As depletion of the oil reserves in Cameroon continues, there has been a great urge to get alternative sources for energy. The short-term alternatives that exist in Cameroon include limiting imports since the country produces modest amounts. The current high costs of oil cannot allow it to import more to cater for the discrepancy occasioned. Subsidies have been introduced though these are not very reliable because they bring about major financial drawbacks. Hydroelectric generators have also been installed as an alternative in cutting down on the escalating oil prices.

Biofuels are also gaining ground as an alternative to oil and these reduce oil over-reliance. On the other hand, the use of solar energy has been embraced by many and this does not only cut down on the oil dependency but also provides a safer environment. Biodiesel, obtained from vegetable oils is also being used to run diesel engines. The use of natural gas has also come in as a handy alternative to oil and miners have been trained on how to trap it as they drill oil. This gas is used in industries and also at home and technicians are sourcing ways of using it in generating electricity (Renatus, 2006).

A sudden shortage in the supply of oil would be detrimental to the economy of Cameroon as it would lead to an energy crisis. A shortage, according to Pareto (2008) would imply that Cameroon would have to import oil to cater for the deficit it would face. Oil is used by many industries in Cameroon to run machinery. It is also used to power vehicles and many homes use it for cooking, lighting, and heating. A shortage would lead to an escalation in its prices and the people would have to dig deeper into their pockets to access this essential commodity.

Power outages would also become a common phenomenon because oil is used in the production of electricity. Lack of power to run industries means that production will go down and the massive losses will be reflected in the country’s economy. This would also lead to rationing as a way to manage the crisis but the trouble would be far from over since many companies will be forced to retrench their workers to cope with the crisis. This will lead to increased poverty levels plunging the country into deeper a financial crisis. OPEC (Organisation of the Petroleum Exporting Countries) was birthed in Baghdad in 1960. It is made up of 12 countries that export petroleum products and Cameroon is not among them. These countries include Iran, Algeria, Angola, Nigeria, Qatar, Venezuela, Kuwait, Ecuador, Iraq, United Arabs Emirates, Saudi Arabia, and Libya (Pareto 2008).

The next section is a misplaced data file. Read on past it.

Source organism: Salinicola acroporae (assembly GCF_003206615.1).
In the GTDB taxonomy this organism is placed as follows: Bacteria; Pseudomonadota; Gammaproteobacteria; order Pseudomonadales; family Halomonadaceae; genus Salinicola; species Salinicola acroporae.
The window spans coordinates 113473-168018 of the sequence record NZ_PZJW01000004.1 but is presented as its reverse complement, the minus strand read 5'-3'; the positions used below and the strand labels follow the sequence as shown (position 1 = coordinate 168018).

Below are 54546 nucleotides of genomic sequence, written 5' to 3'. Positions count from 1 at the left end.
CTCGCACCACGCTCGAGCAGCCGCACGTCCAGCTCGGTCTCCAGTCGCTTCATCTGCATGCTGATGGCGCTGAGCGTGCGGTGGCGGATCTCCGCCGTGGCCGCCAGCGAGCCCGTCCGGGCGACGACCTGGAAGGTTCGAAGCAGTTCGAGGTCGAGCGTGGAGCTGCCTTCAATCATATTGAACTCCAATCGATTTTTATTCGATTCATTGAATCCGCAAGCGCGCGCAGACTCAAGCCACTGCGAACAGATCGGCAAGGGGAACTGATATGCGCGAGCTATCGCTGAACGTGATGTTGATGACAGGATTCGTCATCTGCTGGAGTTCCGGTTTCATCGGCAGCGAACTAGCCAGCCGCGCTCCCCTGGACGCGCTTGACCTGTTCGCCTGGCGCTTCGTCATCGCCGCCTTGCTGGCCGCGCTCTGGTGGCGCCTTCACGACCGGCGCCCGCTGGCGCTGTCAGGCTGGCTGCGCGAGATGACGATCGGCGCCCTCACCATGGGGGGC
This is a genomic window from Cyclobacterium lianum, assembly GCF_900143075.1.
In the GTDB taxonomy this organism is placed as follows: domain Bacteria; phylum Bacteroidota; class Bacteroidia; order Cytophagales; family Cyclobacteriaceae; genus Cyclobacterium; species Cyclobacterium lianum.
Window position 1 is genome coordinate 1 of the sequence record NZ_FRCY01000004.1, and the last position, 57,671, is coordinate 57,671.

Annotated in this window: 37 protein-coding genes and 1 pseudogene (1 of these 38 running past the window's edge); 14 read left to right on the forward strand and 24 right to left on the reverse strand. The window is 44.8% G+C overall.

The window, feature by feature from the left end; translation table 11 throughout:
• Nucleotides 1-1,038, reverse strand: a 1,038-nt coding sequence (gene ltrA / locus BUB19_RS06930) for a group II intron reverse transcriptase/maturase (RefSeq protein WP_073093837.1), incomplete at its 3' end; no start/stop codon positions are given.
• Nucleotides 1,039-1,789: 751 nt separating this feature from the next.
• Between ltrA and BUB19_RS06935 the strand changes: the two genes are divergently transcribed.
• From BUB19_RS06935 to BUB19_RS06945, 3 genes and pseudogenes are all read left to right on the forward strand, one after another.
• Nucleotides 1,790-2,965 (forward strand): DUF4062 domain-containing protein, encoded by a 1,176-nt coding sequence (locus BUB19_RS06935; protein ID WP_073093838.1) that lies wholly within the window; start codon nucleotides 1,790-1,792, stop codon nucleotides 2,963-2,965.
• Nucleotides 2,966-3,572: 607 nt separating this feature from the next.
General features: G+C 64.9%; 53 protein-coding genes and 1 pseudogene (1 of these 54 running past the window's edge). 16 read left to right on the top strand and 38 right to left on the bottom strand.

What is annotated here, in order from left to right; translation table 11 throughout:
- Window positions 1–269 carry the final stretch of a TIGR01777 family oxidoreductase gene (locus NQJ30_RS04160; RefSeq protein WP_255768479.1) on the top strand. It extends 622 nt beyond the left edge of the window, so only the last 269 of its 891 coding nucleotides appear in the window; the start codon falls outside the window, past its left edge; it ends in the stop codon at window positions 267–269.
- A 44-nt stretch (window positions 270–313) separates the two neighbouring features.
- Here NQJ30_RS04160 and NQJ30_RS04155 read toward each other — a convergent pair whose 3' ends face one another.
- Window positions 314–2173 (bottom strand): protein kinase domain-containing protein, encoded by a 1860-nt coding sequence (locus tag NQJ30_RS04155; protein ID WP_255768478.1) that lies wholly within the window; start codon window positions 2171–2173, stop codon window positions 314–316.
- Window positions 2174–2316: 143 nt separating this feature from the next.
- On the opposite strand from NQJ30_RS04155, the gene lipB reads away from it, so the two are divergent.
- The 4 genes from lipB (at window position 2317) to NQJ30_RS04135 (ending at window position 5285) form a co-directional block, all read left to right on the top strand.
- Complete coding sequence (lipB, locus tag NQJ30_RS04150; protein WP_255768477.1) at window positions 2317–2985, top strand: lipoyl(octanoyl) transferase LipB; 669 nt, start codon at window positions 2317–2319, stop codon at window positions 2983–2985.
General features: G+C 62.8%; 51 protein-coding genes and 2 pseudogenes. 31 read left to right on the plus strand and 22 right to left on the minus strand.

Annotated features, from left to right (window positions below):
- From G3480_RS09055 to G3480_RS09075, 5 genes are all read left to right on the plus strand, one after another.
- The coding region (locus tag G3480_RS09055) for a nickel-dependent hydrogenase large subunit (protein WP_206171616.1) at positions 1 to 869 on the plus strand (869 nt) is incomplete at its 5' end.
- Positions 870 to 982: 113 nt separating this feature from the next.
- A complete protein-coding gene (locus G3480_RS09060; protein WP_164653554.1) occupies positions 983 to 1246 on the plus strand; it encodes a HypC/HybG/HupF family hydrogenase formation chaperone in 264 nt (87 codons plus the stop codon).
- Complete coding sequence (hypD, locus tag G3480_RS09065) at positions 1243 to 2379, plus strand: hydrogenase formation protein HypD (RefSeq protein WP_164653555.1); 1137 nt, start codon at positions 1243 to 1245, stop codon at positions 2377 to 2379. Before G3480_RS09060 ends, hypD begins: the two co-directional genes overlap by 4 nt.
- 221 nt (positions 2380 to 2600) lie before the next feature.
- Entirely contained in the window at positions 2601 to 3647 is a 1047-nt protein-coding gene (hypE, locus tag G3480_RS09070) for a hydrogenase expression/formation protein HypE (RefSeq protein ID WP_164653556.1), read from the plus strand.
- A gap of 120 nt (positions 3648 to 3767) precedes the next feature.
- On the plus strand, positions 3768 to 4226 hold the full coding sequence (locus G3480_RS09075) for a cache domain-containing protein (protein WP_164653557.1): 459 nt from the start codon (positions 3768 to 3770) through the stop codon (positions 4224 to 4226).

Cameroon’s mentioned foreign policies have been put in place to govern international relations between it and other states. Cameroon’s policy on pollution control has been widely accepted across the globe as well as her policy on the supply of oil. However, these have not been without their limitations as well as criticism from bodies like the IMF. The International Monetary Fund feels that the lack of transparency in her government on issues regarding oil has led to abject poverty.


Cameroon Embassy. (2010). Cameroon foreign policy. Amaliastraat. Vol. 14, 2514 JC.

Cosse, S. (2006). Strengthening transparency in the oil sector in Cameroon: Why does it matter? International monetary Fund. Vol. 2 (06).

Jeffrey, B. (1998). Responsible action or public relations? NGO perspectives on Voluntary initiatives. Industry and environment. UNEP.

Pareto, V. (2008). The urban component of the energy crisis. Energy Bulletin. Post carbon institute. Vol. 1 (03).

Renatus, N. (2006). What alternatives to oil in Africa? Importers begin looking more Closely at other energy sources. Africa Renewal, Vol. 20(3), pp 17.

UKELA. (2008). Prevention and control of water pollution. United Kingdom Environmental Law Association.

Ziring, L., Riggs, R., and Plano, J. (2005). The United Nations – International Organisation and World Politics. 4th Ed. NY: Belmont Publishers.